Foods That Help With Bloating

The last thing you need to worry about is having too much gas. Fortunately, some foods are less likely to induce gas than others. When you want to prevent gas, bloating, and the embarrassment that can accompany them, you can use these.

Why some foods cause you to feel gassier than others is covered in this article. It also discusses the healthiest things to eat to prevent bloating and gas.

Why Do Some Foods Make You Gassy?

Foods that include specific kinds of carbs, soluble fiber (fiber that dissolves in water), or both generally tend to be gassy.

These compounds travel to the large intestine where gut bacteria break them down since they are not fully absorbed in the small intestine. Gas is the end result of this process. By consuming fewer carbohydrates and soluble fiber, you can prevent flatulence.


This leafy green superfood works as a natural diuretic (i.e., something that makes you urinate), which aids in the evacuation of water and waste to lessen pain and bloating.

That's not all, either. According to Middleberg, asparagus is prebiotic, which means it increases the probiotics in your digestive tract, which work to better absorb food and reduce gas and bloating. 


According to researchers, cucumbers contain mostly water, which can help flush out any extra sodium in your system. According to the Canadian Academy of Sports Nutrition, cucumbers also contain a flavonoid called quercetin. Quercetin has potent anti-inflammatory capabilities, according to a review of lab and animal studies published in nutrients. However, further human studies are required to corroborate this benefit.


Yogurt keeps your stomach content. Yogurt is well-known for improving intestinal health, according to dieticians. Yogurt can help avoid bloating because it contains probiotics, which assist to regulate digestion and enhance general GI health. When buying probiotic-rich foods, doctors advise especially looking for the words "live, active cultures" on the label. Additionally, choose simple types because extra sugar may also cause bloating.


Due to their potassium concentration, bananas aid in preventing bloating and water retention. Research explains that potassium is an electrolyte and mineral that is crucial for controlling the body's salt levels. Therefore, consuming meals high in potassium can aid in reducing water retention. According to the NIH, in addition to bananas, you may also find potassium in nuts and dried fruits like apricots, prunes, and raisins.



According to scientists, bromelain, an enzyme found in pineapple, helps with digestion by breaking down protein. This sweet and juicy fruit includes 180 milligrams of potassium and 180 milligrams of salt per cup, and it has been shown to lessen bloating. According to studies published in the journal Clinical Immunology, pineapple helps lessen colonic inflammation, which might be the cause of your stomach's bloating.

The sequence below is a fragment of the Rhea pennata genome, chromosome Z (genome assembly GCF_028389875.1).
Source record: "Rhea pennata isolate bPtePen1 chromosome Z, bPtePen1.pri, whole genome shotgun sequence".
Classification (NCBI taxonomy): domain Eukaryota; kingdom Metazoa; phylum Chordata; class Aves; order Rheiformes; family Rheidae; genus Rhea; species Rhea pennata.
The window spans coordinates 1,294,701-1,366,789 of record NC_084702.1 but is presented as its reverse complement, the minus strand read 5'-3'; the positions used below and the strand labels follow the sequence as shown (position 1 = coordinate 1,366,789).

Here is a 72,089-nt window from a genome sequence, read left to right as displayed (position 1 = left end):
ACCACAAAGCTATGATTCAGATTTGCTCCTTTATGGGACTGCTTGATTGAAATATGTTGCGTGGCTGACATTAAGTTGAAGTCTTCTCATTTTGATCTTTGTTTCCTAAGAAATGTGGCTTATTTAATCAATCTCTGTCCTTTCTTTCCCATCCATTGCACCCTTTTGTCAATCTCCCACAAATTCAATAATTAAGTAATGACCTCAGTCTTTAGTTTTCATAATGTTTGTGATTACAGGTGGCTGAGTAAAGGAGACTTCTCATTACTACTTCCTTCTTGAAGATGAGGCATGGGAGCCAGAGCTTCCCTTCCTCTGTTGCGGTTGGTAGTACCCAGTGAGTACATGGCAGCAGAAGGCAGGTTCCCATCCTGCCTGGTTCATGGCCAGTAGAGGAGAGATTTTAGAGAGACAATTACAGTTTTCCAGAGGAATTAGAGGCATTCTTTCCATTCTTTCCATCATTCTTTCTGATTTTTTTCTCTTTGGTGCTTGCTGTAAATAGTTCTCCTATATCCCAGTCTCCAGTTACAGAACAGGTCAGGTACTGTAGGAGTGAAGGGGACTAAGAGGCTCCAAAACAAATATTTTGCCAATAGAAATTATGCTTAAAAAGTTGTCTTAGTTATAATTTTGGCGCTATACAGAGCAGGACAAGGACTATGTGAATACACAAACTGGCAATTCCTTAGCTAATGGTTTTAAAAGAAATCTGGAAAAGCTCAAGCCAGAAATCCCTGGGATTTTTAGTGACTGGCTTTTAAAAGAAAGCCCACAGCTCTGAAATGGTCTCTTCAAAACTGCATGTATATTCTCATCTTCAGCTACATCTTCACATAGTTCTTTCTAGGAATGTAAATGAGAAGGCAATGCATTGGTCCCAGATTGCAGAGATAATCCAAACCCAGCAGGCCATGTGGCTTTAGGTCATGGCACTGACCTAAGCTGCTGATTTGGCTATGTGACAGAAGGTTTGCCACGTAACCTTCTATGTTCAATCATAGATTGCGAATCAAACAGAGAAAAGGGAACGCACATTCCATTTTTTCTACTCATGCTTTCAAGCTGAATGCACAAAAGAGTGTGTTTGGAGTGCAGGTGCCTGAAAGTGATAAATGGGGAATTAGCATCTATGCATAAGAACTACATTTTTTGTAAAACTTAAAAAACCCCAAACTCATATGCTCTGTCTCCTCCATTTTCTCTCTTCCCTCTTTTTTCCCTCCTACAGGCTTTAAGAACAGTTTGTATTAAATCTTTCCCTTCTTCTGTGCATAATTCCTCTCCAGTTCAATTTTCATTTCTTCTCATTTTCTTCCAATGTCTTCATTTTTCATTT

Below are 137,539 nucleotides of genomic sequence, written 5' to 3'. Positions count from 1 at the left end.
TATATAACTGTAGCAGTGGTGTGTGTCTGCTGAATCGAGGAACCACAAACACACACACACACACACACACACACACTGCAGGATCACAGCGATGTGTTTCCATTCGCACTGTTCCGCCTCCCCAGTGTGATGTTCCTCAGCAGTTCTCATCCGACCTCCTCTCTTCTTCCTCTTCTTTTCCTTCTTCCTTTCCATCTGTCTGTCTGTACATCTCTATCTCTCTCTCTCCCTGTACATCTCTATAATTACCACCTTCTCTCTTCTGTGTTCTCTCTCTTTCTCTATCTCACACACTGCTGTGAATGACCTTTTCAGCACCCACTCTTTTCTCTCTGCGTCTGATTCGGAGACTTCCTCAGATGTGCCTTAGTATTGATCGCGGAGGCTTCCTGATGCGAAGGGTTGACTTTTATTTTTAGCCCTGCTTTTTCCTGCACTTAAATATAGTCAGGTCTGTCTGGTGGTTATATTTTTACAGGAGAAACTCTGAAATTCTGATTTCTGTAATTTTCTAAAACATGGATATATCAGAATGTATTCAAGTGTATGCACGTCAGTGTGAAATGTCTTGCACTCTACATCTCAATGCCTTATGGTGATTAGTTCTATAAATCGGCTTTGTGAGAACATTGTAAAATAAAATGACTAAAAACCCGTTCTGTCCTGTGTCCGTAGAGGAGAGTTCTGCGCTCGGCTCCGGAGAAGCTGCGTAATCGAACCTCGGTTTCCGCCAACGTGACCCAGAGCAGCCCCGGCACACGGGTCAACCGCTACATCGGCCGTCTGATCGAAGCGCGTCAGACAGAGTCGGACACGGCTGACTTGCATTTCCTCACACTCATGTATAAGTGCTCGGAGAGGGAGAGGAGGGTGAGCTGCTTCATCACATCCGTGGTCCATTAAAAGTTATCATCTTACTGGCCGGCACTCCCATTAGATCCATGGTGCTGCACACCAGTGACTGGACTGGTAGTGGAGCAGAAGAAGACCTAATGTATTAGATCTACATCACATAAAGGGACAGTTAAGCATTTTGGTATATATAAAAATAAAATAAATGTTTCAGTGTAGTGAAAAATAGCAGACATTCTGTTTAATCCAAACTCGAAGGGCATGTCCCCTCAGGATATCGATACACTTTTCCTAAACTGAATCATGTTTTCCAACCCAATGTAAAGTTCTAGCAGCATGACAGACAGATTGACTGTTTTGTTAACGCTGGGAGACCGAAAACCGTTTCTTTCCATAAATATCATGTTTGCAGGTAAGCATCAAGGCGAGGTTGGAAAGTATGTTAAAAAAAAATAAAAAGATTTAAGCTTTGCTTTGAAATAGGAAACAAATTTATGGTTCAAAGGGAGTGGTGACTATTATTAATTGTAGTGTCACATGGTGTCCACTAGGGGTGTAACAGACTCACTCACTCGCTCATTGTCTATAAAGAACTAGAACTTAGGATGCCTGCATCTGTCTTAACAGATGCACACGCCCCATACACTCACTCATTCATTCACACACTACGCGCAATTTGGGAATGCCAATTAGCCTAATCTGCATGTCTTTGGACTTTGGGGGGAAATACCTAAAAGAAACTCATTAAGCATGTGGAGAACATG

Apple Cider Vinegar

Apple cider vinegar has numerous uses. Doctors claim that it stimulates the production of stomach enzymes, which assist break down food to make it easier to digest. Dieticians advise you to consume a tablespoon diluted with a little water, (if necessary) every morning after you wake up. But if you find it to be too potent for you, try blending it into a salad dressing for a milder flavor. Apple Cider vinegar has numerous other benefits apart from just preventing bloating.

It's crucial to note that some people could be more susceptible to retaining water than others. In the end, the specific cause of your water retention pertains to you specifically. If something works for someone else but not for you, proceed with care and seek medical advice before adopting any new practises.



  1. National Institutes of Health Office of Dietary Supplements: “Potassium.”
  2. Anaerobe: “Effect of banana consumption on faecal microbiota: a randomised, controlled trial.”
  3. Molecular Nutrition & Food Research: “Dietary apigenin reduces LPS-induced expression of miR-155 restoring immune balance during inflammation.”
  4. Journal of Complementary & Alternative Medicine: “Turmeric extract may improve irritable bowel syndrome symptomology in otherwise healthy adults: a pilot study.”
  5. Food Science & Nutrition: “Ginger in gastrointestinal disorders: A systematic review of clinical trials.”

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